Next, we extend the time we keep our hand in juniors mouth to 1-several minutes, and we move our left hand in the cleft between his lower jaws to support the jaw. Junior must learn that he actually has to hold the hand, not just tolerated it. Once he has ceased to resist the hand in his mouth (after 2-3 days), we can replace the hand with a wooden dowel of about 1 inch thickness (also called a training buck).

It shouldn’t take more than a few days of consistent repetition until junior holds the dowel (buck) firmly without chewing or dropping it. These two, however are the most common and gravest mistakes, which will lead to sloppy work or even hard mouth later on. So make sure he holds the buck firmly for ca 30-60 sec without further jaw movements (and of course no help by the handler!) until commanded to release. Now you can move on to the next step:


The novelty of this step lies in the fact that we now convince junior that he has to actively look for the buck, not just passively endure its presence between his jaws. In order to teach this, we must apply some force to teach junior that he has to grab the buck when we command “fetch”. We can use several methods of inflicting discomfort, ranging from the toe hitch to the ear twist to application of the spike collar. I prefer the latter two, mostly because it’s too difficult to put a toe hitch quickly on a dog in the hunting field, should he refuse a retrieve later on (which — you can bet your money — will happen!).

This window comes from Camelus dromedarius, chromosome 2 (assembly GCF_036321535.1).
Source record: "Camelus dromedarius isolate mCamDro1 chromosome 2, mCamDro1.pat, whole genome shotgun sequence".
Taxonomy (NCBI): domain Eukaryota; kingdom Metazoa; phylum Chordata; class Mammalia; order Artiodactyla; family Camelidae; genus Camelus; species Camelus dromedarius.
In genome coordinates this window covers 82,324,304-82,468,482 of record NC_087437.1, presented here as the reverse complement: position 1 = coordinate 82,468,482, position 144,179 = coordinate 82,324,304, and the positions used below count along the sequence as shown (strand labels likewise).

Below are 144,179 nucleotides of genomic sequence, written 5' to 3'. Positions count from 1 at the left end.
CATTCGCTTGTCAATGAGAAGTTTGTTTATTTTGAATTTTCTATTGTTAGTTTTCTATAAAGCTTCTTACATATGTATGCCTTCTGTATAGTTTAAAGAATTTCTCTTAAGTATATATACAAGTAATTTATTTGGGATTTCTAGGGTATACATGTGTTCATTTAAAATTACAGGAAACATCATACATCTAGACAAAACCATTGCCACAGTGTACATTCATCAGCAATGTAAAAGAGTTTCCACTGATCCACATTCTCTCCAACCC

It is important that junior is leashed with a choke chain, and that we have the buck in our left hand. Hold the buck in front of juniors mouth and apply “force” with your right hand by either twisting his left ear (don’t worry, you can’t rip it off!) or by grabbing the spike collar and twisting it so that it tightens and the spikes “speak”. How ever you do it, it is important to inflict just enough pain for the dog to start squealing, for which he will open his mouth. At this moment, you gently insert the buck and immediately release all pressure on the dog’s collar or ear. Praise calmly while commanding the already known “hold”.

It is very important to be nice with junior at this point, because we want to teach him that the pain quickly goes away if he has the buck in his mouth! Repeat ca 20-30 times per day for several days, and sooner or later you will notice that junior starts looking for that blasted buck, just to feel better! Handler 1, junior 0…